• Get a summary view of the total number of cloud applications in use and the number of users using cloud applications
  • See the top cloud applications in use within the organization
  • See top applications per category
  • See usage graphs for applications that can be pivoted on users, requests or volume of data exchanged with the application
  • Can drill down into specific applications for targeted information
  • Can view which users are accessing which apps
  • Can easily proceed to integrate an application with Azure Active Directory

There are many other reasons for organizations to look at Azure Active Directory, but this is the first one that pops into mind whenever I think about security risks and simple ways to reduce exposure while still providing end-users with access to the productivity applications they desire.

As a partner with BlumShapiro Consulting, Michael Pelletier leads our Technology Consulting Practice. He consults with a range of businesses and industries on issues related to technology strategy and direction, enterprise and solution architecture, service oriented architecture and solution delivery.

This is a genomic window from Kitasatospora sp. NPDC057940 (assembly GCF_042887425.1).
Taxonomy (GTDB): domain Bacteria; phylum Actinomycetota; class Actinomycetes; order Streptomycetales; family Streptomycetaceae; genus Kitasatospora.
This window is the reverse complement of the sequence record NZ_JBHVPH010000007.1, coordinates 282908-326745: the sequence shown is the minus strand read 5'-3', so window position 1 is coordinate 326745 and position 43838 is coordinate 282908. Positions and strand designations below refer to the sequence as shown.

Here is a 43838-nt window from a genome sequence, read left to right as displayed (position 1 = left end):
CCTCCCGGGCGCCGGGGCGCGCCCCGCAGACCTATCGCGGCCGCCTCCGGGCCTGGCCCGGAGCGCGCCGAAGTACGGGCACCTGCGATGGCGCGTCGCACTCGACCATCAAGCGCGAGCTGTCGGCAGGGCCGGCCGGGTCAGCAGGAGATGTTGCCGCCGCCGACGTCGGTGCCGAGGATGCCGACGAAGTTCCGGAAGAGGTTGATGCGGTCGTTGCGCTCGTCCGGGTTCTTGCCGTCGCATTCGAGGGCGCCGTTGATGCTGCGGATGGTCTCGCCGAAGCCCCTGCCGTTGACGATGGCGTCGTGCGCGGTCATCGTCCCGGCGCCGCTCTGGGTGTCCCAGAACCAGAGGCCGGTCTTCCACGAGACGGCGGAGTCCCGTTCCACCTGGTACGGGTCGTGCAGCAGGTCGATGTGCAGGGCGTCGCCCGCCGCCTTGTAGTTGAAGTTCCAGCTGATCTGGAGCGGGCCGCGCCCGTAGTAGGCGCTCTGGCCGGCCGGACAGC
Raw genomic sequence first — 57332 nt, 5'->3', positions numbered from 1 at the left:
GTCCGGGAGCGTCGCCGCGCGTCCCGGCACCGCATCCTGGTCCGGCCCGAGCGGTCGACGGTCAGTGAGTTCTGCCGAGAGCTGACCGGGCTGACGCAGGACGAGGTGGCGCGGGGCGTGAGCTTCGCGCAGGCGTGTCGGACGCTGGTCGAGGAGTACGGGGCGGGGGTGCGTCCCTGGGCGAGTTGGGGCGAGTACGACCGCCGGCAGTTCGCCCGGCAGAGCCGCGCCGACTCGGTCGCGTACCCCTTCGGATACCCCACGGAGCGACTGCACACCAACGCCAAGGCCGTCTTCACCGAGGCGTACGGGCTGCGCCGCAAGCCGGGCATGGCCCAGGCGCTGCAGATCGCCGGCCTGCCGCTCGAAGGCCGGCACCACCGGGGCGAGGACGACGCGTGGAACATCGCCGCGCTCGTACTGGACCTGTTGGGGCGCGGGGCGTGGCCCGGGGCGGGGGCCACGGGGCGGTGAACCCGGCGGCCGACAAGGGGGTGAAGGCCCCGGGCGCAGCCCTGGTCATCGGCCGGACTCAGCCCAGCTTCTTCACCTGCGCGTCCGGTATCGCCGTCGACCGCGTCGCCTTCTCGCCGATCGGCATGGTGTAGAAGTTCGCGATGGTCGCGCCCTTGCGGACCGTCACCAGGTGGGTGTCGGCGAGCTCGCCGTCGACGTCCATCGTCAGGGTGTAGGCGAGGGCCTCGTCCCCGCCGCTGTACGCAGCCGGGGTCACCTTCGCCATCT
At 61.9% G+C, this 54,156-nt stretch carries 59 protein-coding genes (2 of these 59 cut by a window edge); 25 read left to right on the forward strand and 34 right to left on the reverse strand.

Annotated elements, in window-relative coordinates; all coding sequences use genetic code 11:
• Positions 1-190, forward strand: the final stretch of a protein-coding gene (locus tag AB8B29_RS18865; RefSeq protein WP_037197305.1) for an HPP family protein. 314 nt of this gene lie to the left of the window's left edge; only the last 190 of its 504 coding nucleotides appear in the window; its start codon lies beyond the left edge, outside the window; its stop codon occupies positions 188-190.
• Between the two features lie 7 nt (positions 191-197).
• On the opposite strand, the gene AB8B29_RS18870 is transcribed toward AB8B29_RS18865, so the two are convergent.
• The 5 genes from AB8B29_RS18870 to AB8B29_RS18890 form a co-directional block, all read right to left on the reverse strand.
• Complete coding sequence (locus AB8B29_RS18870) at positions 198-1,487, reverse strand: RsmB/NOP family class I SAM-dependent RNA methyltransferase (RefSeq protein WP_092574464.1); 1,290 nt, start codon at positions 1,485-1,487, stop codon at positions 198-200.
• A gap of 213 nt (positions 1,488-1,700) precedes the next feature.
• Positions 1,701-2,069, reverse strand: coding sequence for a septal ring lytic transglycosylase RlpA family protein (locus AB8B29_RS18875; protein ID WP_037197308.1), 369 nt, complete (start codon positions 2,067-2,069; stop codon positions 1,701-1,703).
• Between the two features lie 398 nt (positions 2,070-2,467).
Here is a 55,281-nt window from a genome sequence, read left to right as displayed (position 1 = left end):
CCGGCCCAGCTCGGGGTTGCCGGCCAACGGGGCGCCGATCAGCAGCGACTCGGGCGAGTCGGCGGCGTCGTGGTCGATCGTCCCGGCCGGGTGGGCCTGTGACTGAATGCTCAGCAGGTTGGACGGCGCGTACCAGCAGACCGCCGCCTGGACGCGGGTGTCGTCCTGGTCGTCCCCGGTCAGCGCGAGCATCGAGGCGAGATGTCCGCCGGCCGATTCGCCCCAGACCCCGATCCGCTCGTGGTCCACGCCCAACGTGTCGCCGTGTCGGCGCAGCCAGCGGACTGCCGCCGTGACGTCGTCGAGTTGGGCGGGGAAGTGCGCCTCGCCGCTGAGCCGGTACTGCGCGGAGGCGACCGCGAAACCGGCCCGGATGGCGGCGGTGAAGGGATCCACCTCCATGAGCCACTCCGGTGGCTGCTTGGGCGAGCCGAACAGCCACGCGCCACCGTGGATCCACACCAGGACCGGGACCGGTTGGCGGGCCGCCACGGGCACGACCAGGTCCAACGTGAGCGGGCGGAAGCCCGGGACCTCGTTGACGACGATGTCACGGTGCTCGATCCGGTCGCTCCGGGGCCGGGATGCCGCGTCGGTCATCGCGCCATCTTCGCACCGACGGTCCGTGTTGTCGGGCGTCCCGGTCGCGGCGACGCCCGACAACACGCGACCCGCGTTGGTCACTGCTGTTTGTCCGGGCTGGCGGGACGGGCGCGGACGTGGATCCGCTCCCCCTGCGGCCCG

5 Critical Success Factors for Initiating Master Data Management

If you are an organization looking to improve data quality and business operations through the development of Master Data Management (MDM), then confusion about how to implement it can have drastic consequences.  While business leaders see and live with the challenges, they are likely unclear about the details, and  turn to technology leadership for guidance.  Technology leaders are more apt to see immediately how MDM transforms an organization from one with costly Information Gaps, to one which operates more seamlessly through its ability to create Data Enabled Value.

But if you have never implemented MDM, your preconceived notions about data quality can become a critical obstacle to realizing the benefits on a timeline which the business would accept.  Alternatively, perhaps you simply don’t know where to start.  Phase 1 is the right time to introduce your organization to fundamental MDM concepts, setting expectations for what the ownership framework for master data will look like.  To ensure a successful introduction of MDM and Data Quality practices to your organization, follow these steps.

Don’t Create Another Information Silo – the goal of MDM is to bring break down barriers to clean, high value data assets.  But many technologists are tempted to see the MDM system as “just another database”, which can be designed like any other custom databases in the organization.  MDM is not just another database.  It has its own set of rules and best practices for how to design a simple, clean data model which can be managed by the business.  Finally, it is not necessary to spend big bucks on an MDM database – Microsoft’s solution comes bundled into two editions SQL Server.  Really, don’t build your own.